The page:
The same issue has just reared its ugly head this past July 30. On that date, in Wellington, New Zealand, the World Science Fiction Convention gave its 1945 Retrospective Hugo Awards to Lovecraft and noted science fiction author and editor John W. Campbell. George R. R. Martin, author of the Game of Thrones series, hosted the event. He praised both winners, as well as a number of other early genre figures. The woke among science fiction practitioners and fans erupted in righteous anger at Martin’s lauding of the pioneers of the genre. At the convention held the previous year, John W. Campbell Award for Best New Writer winner Jeannette Ng had virulently attacked Campbell; Martin should have known what lay in wait for him. On that occasion, Miss Ng declared: “Through [Campbell’s] editorial control of Astounding Science Fiction, he is responsible for setting a tone of science fiction that still haunts the genre to this day. Sterile. Male. White. Exalting in the ambitions of imperialists and colonizers, settlers and industrialists.” However much money and fame his work might have brought him, Martin is not immune to cancel culture.
Was Lovecraft a racist? He was indeed, in the manner of H. L. Mencken, H. G. Wells, and any number of noted scientificists of his day. As were they, he was also an atheist, and disliked all of the immigrants who, in his mind, were destroying the purity of Yankee New England: Italians, Poles, and my own French-Canadians (although his views of the last-named altered radically after visiting the Province of Quebec; one wonders what would have happened had he been able to journey to Poland and Italy). As with the change of his views regarding the French-Canadians, he was also amenable to altering his opinions and, according to those who knew him, never allowed them to affect his treatment of individuals. Indeed, despite his expressed anti-Semitism, he married a Jewish lady.
All of that aside, however—and despite the fact that I find his religious views abominable, as I do those of Mencken and Wells—it does not diminish either his intense talent nor his great literary achievement. Were I to discount him on the basis of his views, I should have to do so with the vast majority of writers in the English canon. But not too surprisingly, Bradbury had a handle on what is coming to fruition now decades ago. Asked in 1994 if he thought Fahrenheit 451 stood up well at that time, he replied: “It works even better because we have political correctness now. Political correctness is the real enemy these days. The black groups want to control our thinking and you can’t say certain things. The homosexual groups don’t want you to criticize them. It’s thought control and freedom of speech control.” Now, of course, it is being applied retroactively, and I shall not be surprised if his legacy too comes under attack.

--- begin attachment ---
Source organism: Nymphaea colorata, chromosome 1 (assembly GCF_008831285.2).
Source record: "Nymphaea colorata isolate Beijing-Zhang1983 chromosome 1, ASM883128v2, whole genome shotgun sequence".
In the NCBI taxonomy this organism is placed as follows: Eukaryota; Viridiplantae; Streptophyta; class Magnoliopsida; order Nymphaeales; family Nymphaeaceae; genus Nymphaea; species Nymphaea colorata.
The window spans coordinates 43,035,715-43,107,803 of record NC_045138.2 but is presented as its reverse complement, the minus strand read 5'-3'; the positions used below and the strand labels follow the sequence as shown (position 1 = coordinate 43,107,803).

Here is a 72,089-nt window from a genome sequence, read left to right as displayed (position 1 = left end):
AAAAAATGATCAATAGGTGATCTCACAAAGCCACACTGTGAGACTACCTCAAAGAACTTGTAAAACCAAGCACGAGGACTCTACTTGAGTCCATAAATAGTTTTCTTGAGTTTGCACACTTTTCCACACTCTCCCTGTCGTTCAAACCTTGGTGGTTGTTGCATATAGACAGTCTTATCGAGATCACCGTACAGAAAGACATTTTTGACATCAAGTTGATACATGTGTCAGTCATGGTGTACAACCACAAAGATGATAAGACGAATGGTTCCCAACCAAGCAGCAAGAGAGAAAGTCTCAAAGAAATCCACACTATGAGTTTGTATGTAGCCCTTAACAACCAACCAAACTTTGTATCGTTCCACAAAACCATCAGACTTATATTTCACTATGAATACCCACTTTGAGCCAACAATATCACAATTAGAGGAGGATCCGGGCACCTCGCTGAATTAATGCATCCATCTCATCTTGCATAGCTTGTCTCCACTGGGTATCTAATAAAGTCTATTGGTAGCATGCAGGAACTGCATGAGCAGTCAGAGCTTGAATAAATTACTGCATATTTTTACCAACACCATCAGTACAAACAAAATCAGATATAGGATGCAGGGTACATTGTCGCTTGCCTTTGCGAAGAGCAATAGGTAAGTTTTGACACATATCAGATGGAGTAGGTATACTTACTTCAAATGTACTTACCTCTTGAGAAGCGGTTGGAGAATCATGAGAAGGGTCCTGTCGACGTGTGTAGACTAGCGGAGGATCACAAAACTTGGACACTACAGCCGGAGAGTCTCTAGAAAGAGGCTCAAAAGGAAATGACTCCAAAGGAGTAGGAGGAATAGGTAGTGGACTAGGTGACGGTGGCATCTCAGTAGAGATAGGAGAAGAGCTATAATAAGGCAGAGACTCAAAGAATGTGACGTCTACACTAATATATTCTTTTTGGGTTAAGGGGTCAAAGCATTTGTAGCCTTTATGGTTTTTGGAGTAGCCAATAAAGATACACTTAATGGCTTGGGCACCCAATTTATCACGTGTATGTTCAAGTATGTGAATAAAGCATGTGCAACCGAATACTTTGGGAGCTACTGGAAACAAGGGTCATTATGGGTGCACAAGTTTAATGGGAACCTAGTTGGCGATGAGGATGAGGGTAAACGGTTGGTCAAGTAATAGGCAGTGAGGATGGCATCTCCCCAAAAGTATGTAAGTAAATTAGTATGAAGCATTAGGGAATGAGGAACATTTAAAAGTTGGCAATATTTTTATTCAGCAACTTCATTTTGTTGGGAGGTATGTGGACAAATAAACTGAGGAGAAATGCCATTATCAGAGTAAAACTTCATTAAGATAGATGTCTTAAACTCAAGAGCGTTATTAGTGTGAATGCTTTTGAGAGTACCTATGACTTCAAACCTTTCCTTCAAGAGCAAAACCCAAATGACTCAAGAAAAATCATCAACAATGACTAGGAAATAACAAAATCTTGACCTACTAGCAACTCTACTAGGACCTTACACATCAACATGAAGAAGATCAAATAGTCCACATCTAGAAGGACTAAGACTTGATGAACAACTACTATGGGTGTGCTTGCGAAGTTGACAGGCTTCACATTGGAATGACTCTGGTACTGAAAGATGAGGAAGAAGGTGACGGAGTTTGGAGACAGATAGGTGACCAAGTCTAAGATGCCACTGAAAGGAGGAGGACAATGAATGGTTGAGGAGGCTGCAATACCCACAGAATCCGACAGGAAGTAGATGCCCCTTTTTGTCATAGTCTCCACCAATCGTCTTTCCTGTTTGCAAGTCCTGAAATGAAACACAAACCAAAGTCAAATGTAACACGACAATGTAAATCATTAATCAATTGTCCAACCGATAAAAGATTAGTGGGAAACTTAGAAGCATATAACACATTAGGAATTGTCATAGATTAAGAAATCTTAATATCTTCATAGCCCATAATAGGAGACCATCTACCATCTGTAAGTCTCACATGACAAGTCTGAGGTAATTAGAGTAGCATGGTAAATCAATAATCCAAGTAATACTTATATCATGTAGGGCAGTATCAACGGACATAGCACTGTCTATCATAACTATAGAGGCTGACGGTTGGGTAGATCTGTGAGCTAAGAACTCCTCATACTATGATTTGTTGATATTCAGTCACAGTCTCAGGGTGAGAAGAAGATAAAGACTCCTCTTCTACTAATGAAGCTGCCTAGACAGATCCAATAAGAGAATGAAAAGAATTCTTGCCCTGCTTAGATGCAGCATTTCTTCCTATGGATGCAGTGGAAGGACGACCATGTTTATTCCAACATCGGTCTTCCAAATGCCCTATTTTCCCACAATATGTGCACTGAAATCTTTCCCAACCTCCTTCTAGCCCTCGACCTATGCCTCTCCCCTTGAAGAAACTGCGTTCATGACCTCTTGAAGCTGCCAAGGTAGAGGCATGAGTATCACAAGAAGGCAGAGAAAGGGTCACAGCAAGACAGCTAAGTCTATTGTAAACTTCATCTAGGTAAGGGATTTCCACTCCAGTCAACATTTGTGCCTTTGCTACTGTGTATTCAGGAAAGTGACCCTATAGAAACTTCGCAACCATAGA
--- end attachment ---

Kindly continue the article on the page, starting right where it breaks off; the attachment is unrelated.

The target of it all is not simply “the narrow, and regressive, point of view that has dominated sci-fi/fantasy books for half a century,” in the self-satisfied words of Esquire Magazine writer Gabrielle Bruney’s coverage of Martin’s New Zealand performance. (The article is unconsciously amusing to those of us aware of her magazine’s history.) No, it is an attack on the Western—indeed, the human—spirit and imagination. If Bradbury’s cited novel has held up well, so too has “Usher II”:
So they lined them up against a library wall one Sunday morning thirty years ago, in 1975; they lined them up, St. Nicholas and the Headless Horseman and Snow White and Rumpelstiltskin and Mother Goose—oh, what a wailing!—and shot them down, and burned the paper castles and the fairy frogs and old kings and the people who lived happily ever after (for of course it was a fact that nobody lived happily ever after!), and Once Upon a Time became No More! And they spread the ashes of the Phantom Rickshaw with the rubble of the Land of Oz; they filleted the bones of Glinda the Good and Ozma and shattered Polychrome in a spectroscope and served Jack Pumpkinhead with meringue at the Biologists’ Ball! The Beanstalk died in a bramble of red tape! Sleeping Beauty awoke at the kiss of a scientist and expired at the fatal puncture of his syringe. And they made Alice drink something from a bottle which reduced her to a size where she could no longer cry “Curiouser and curiouser,” and they gave the Looking Glass one hammer blow to smash it and every Red King and Oyster away!
Ray Bradbury loved what he did. He loved the craft of writing, novels, short stories, plays, and scripts. He also loved fandom—conventions, meeting his readers, the lot of it. Much as I miss him, I doubt he would be very happy to see his darker prophecies coming true.
[Photo credit: David Lepage/Wikimedia Commons]